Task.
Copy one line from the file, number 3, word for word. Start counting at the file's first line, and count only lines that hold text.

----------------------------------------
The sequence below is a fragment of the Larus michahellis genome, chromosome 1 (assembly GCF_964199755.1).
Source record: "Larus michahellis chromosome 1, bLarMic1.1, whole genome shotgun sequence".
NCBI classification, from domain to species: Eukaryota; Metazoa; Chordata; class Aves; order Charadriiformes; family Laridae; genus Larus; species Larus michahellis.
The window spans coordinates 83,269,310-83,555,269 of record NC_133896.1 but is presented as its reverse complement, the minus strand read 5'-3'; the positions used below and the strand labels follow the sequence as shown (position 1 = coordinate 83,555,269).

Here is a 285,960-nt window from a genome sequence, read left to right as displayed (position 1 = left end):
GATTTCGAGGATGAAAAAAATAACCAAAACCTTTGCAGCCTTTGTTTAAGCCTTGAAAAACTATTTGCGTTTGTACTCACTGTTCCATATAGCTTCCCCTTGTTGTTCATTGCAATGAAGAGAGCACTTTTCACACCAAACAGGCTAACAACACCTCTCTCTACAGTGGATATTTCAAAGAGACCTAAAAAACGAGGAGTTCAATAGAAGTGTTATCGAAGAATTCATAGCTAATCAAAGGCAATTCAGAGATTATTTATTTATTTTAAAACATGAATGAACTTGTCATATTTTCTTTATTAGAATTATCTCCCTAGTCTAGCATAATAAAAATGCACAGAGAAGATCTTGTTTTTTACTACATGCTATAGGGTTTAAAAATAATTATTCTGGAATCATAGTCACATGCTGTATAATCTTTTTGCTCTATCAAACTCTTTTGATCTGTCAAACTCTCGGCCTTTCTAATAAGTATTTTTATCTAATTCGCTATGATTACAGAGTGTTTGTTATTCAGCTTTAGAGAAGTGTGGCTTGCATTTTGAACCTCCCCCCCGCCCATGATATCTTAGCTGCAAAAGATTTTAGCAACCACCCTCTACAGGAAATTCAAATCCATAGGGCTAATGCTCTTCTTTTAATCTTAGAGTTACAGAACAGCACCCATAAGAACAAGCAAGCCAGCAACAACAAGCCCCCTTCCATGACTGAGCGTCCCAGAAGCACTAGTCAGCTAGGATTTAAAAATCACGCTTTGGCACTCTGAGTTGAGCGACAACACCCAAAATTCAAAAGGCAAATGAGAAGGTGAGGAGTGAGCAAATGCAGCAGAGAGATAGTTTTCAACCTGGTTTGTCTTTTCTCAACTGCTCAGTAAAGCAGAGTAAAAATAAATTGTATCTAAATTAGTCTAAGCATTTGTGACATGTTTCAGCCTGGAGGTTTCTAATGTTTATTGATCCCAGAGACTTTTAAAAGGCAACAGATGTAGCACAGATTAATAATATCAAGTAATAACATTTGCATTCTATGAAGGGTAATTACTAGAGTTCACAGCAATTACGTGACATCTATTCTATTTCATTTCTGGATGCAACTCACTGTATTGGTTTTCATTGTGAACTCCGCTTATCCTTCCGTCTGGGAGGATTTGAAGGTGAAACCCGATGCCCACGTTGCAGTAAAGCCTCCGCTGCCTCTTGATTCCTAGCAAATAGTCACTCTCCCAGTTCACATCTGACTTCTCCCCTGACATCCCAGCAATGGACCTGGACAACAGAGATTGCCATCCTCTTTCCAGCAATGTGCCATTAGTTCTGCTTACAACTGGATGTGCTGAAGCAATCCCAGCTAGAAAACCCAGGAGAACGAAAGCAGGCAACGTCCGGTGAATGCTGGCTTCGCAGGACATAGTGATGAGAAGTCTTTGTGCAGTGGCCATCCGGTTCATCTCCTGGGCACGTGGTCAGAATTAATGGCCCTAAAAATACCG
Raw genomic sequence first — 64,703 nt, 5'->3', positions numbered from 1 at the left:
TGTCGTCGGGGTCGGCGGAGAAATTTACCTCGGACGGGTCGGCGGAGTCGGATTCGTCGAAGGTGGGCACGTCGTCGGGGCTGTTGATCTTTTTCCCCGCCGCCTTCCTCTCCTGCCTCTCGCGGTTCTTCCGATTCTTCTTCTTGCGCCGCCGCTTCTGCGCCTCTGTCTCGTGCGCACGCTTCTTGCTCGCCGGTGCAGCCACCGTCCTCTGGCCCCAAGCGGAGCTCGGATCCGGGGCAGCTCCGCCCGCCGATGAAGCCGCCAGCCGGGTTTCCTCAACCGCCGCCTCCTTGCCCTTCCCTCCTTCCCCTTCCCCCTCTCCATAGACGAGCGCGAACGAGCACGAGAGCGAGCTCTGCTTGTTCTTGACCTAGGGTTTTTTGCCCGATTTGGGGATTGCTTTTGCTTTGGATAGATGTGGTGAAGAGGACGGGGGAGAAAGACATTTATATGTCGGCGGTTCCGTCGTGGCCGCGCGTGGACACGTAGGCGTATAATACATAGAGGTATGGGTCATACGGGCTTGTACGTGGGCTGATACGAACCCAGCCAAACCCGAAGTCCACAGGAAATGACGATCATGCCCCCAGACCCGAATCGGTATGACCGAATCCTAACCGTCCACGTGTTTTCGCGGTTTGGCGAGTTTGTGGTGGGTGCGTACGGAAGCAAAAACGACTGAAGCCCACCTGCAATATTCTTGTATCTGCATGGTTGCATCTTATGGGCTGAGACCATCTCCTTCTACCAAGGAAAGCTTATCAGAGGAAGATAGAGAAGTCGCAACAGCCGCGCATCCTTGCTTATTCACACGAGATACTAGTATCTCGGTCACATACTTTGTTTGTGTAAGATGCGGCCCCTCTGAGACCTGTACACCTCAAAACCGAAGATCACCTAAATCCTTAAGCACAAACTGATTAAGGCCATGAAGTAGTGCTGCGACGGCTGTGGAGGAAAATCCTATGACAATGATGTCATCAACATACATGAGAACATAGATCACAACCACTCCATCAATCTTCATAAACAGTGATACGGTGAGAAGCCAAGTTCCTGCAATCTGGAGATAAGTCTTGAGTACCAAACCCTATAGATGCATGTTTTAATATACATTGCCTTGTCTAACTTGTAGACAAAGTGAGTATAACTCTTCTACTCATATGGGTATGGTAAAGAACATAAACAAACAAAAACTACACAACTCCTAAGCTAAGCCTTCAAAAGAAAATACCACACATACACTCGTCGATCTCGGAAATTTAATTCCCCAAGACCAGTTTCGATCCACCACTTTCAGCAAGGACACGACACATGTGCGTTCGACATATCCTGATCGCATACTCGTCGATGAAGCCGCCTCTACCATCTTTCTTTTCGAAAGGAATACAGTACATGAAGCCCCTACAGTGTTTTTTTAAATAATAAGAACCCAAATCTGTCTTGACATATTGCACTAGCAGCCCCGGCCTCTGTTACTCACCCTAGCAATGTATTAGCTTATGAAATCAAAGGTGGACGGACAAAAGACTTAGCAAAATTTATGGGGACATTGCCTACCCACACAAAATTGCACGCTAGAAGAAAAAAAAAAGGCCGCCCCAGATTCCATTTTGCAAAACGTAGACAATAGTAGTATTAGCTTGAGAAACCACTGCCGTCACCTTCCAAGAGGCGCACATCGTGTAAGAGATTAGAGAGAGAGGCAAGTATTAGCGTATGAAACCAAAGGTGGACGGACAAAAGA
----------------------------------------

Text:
NCBI classification, from domain to species: Eukaryota; Metazoa; Chordata; class Aves; order Charadriiformes; family Laridae; genus Larus; species Larus michahellis.